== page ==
After3 is a blog series intended to help you prepare this Holy Week...to anticipate the death, burial and resurrection of Jesus.
Today is not a regular Hump Day. It's Holy Wednesday and with another day we step closer to the moment that will rattle Creation's most distant nebula down to the core of your soul. Today we reflect on this passage:
Then one of the twelve apostles, Judas Iscariot, went to talk to the leading priests. He said, "What will you pay me for giving Jesus to you?" And they gave him thirty silver coins. After that, Judas watched for the best time to turn Jesus in. (Matthew 26:14-16)
No one names their kid Judas. No one even names their dog Judas, unless the dog chews up all the furniture, poops in the house, and likes the taste of neighborhood children. Many villains have their moment in the pages of scripture: Pharaoh, Nebuchadnezzar, Goliath, Jezebel, but Judas takes center stage at history's climax. It is hard to recover from such historical failure. His betrayal of Jesus overshadows any good that he might have done in his three years with Jesus. Surely he helped someone. Surely he believed something Jesus said. Surely there was some imago Dei (image of God) in him. Perhaps, but we will always remember him as the one who betrayed Jesus. The bible even labels him as such. Judas will always have an asterisk by his name.
The trajectory of Holy Week would have you pause today and ask yourself, "How have I betrayed Jesus?" But, I want to adjust our trajectory ever so slightly. I'm going to assume you have betrayed Jesus. God knows, along with several hundred of others, I have. I'm writing under the presumption that we all have some Judas in us. With that in mind, I want to give Judas a second look, the benefit of the doubt.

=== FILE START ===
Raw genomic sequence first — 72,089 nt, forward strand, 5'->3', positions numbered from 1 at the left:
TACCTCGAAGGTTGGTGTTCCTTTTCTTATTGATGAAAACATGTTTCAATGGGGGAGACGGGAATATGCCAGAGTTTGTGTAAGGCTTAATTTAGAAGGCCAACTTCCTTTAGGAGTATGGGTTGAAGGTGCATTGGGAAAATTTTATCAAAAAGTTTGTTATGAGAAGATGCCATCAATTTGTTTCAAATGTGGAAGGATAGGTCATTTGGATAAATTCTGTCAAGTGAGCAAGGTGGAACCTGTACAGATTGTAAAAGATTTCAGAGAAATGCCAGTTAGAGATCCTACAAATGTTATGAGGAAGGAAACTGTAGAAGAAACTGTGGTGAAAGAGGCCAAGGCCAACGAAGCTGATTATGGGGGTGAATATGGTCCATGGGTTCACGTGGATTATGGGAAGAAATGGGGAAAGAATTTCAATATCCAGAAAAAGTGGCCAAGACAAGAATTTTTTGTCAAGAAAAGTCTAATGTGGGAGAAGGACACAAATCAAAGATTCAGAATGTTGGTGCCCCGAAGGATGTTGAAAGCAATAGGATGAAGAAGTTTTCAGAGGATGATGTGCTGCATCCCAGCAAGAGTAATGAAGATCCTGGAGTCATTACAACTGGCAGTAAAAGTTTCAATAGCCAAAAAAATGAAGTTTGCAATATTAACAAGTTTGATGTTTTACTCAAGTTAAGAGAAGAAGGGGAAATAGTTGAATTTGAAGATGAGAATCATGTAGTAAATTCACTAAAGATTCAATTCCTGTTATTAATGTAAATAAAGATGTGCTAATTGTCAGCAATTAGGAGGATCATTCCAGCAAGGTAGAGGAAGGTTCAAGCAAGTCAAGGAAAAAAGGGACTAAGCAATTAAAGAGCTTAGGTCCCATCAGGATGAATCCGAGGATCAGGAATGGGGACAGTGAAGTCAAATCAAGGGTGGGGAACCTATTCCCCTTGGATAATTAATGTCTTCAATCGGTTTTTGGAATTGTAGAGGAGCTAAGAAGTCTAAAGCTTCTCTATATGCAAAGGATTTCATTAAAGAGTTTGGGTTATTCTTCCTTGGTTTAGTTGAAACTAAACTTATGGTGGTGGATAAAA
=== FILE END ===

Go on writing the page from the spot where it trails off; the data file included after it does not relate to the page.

After Judas betrays Jesus, the Jewish authorities convict him and sentence him to death. Judas receives word and...
When Judas, who had betrayed him, saw that Jesus was condemned, he was seized with remorse and returned the thirty pieces of silver to the chief priests and the elders. "I have sinned," he said, "for I have betrayed innocent blood." (Matthew 27:3-4a)
I find Judas' reaction a bit odd for someone who wants Jesus dead. He seems genuinely surprised and broken-hearted at the news of his conviction. His "I have sinned!" sounds as much like a confession as I have heard. So, here's my take on Judas.
I think Judas loved Jesus, but he had a money problem. The biblical authors agree: Judas...was the one who kept the money box [for the disciples and Jesus]. He often stole from it (John 12:6). Judas knew better than anyone of Jesus' innocence. He figured the lack of evidence would never lead to a conviction. Judas capitalized on an opportunity:
Hand Jesus over.
Make some easy money.
The authorities release the innocent Jesus.
No harm, no foul.
But it all went terribly wrong, and when he realized Christ's blood was on his hands he couldn't bear the shame and...he went away and hanged himself. (Matthew 27:5b)
I wish Judas had hung (no pun intended) around until the resurrection. I wish his remorse had the opportunity to see the Risen Lord. I wish he could have heard Jesus say, "You are forgiven!" Betrayal of Christ always destroys, undoes, and annihilates. It is the nature of sin. Judas made a horrible choice in accepting money for Christ's arrest. But his greater mistake was assuming Christ's grace could not cover it! Perhaps if he had the hindsight of the resurrection he would be...
As you reflect on your betrayal of Jesus today, yes, take it seriously. Your sin breeds destruction, but unlike Judas, you have the hindsight of Easter. Don't let guilt and shame snuff out hope. Lean into Christ not away from him. Increase church participation rather than create distance. Your betrayal does not have to define you.
No more ***